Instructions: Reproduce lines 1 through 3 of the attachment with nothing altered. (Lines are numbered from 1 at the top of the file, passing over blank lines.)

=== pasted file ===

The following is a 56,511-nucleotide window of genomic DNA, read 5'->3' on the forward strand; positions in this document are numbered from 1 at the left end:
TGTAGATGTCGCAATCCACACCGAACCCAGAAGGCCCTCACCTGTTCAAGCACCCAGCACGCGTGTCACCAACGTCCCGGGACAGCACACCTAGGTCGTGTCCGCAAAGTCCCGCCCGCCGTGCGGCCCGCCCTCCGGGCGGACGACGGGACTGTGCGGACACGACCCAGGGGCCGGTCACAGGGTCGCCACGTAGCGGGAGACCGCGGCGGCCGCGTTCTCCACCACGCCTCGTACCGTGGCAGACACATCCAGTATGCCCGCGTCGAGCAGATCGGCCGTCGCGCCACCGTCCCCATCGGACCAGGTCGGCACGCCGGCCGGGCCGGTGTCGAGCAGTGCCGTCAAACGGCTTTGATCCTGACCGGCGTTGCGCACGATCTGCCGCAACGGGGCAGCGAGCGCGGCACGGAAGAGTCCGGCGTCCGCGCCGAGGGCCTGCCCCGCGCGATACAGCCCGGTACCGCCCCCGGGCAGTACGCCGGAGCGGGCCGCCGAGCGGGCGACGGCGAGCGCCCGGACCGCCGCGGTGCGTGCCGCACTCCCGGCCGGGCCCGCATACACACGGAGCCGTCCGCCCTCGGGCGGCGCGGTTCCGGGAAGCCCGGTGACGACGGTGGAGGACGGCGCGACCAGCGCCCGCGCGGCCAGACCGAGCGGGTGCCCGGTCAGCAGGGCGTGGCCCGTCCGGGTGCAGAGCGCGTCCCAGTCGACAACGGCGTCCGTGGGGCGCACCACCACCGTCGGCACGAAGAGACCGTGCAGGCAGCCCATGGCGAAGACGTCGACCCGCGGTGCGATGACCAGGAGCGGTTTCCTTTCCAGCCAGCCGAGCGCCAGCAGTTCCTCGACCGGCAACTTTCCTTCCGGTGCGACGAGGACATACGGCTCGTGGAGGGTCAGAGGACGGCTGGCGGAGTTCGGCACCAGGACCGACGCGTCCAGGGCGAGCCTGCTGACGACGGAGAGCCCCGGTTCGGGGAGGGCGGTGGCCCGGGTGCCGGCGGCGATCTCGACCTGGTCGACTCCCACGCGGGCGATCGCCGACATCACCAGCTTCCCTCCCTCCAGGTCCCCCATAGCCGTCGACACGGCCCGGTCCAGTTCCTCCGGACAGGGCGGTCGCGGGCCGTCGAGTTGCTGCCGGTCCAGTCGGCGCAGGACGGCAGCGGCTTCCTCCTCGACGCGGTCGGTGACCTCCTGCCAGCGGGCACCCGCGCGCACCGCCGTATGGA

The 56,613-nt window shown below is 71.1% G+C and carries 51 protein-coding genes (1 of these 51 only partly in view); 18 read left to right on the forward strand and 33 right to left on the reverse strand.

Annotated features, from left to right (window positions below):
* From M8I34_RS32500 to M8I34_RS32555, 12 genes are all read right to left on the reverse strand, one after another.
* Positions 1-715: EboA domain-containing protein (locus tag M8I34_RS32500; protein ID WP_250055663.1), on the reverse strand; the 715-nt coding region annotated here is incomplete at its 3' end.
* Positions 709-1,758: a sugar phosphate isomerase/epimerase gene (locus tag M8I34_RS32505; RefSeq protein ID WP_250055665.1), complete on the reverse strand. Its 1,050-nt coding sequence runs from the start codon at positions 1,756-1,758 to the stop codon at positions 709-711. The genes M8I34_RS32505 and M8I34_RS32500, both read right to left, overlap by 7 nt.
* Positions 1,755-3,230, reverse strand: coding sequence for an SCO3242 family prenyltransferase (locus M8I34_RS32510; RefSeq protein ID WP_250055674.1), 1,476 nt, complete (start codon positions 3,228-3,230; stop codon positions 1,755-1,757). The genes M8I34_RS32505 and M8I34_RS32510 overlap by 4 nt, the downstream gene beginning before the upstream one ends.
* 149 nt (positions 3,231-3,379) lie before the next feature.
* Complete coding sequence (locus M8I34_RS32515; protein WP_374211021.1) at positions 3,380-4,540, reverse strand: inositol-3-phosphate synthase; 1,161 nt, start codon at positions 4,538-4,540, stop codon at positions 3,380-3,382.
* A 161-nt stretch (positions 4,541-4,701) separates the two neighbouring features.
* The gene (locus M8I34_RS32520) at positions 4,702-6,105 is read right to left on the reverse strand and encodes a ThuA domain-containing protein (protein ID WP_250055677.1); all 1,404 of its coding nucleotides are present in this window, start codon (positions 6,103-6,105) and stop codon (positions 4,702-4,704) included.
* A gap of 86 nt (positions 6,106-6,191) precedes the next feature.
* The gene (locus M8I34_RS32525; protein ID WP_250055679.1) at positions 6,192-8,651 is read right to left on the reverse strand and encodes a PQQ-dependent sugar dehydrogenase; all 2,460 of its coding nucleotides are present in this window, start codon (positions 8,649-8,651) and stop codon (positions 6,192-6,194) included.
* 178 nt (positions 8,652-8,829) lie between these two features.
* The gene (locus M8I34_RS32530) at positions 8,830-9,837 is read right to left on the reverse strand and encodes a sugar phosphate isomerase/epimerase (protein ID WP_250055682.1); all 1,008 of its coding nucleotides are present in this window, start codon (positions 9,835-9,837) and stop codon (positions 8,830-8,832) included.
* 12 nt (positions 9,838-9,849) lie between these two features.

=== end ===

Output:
The following is a 56,511-nucleotide window of genomic DNA, read 5'->3' on the forward strand; positions in this document are numbered from 1 at the left end:
TGTAGATGTCGCAATCCACACCGAACCCAGAAGGCCCTCACCTGTTCAAGCACCCAGCACGCGTGTCACCAACGTCCCGGGACAGCACACCTAGGTCGTGTCCGCAAAGTCCCGCCCGCCGTGCGGCCCGCCCTCCGGGCGGACGACGGGACTGTGCGGACACGACCCAGGGGCCGGTCACAGGGTCGCCACGTAGCGGGAGACCGCGGCGGCCGCGTTCTCCACCACGCCTCGTACCGTGGCAGACACATCCAGTATGCCCGCGTCGAGCAGATCGGCCGTCGCGCCACCGTCCCCATCGGACCAGGTCGGCACGCCGGCCGGGCCGGTGTCGAGCAGTGCCGTCAAACGGCTTTGATCCTGACCGGCGTTGCGCACGATCTGCCGCAACGGGGCAGCGAGCGCGGCACGGAAGAGTCCGGCGTCCGCGCCGAGGGCCTGCCCCGCGCGATACAGCCCGGTACCGCCCCCGGGCAGTACGCCGGAGCGGGCCGCCGAGCGGGCGACGGCGAGCGCCCGGACCGCCGCGGTGCGTGCCGCACTCCCGGCCGGGCCCGCATACACACGGAGCCGTCCGCCCTCGGGCGGCGCGGTTCCGGGAAGCCCGGTGACGACGGTGGAGGACGGCGCGACCAGCGCCCGCGCGGCCAGACCGAGCGGGTGCCCGGTCAGCAGGGCGTGGCCCGTCCGGGTGCAGAGCGCGTCCCAGTCGACAACGGCGTCCGTGGGGCGCACCACCACCGTCGGCACGAAGAGACCGTGCAGGCAGCCCATGGCGAAGACGTCGACCCGCGGTGCGATGACCAGGAGCGGTTTCCTTTCCAGCCAGCCGAGCGCCAGCAGTTCCTCGACCGGCAACTTTCCTTCCGGTGCGACGAGGACATACGGCTCGTGGAGGGTCAGAGGACGGCTGGCGGAGTTCGGCACCAGGACCGACGCGTCCAGGGCGAGCCTGCTGACGACGGAGAGCCCCGGTTCGGGGAGGGCGGTGGCCCGGGTGCCGGCGGCGATCTCGACCTGGTCGACTCCCACGCGGGCGATCGCCGACATCACCAGCTTCCCTCCCTCCAGGTCCCCCATAGCCGTCGACACGGCCCGGTCCAGTTCCTCCGGACAGGGCGGTCGCGGGCCGTCGAGTTGCTGCCGGTCCAGTCGGCGCAGGACGGCAGCGGCTTCCTCCTCGACGCGGTCGGTGACCTCCTGCCAGCGGGCACCCGCGCGCACCGCCGTATGGA

The 56,613-nt window shown below is 71.1% G+C and carries 51 protein-coding genes (1 of these 51 only partly in view); 18 read left to right on the forward strand and 33 right to left on the reverse strand.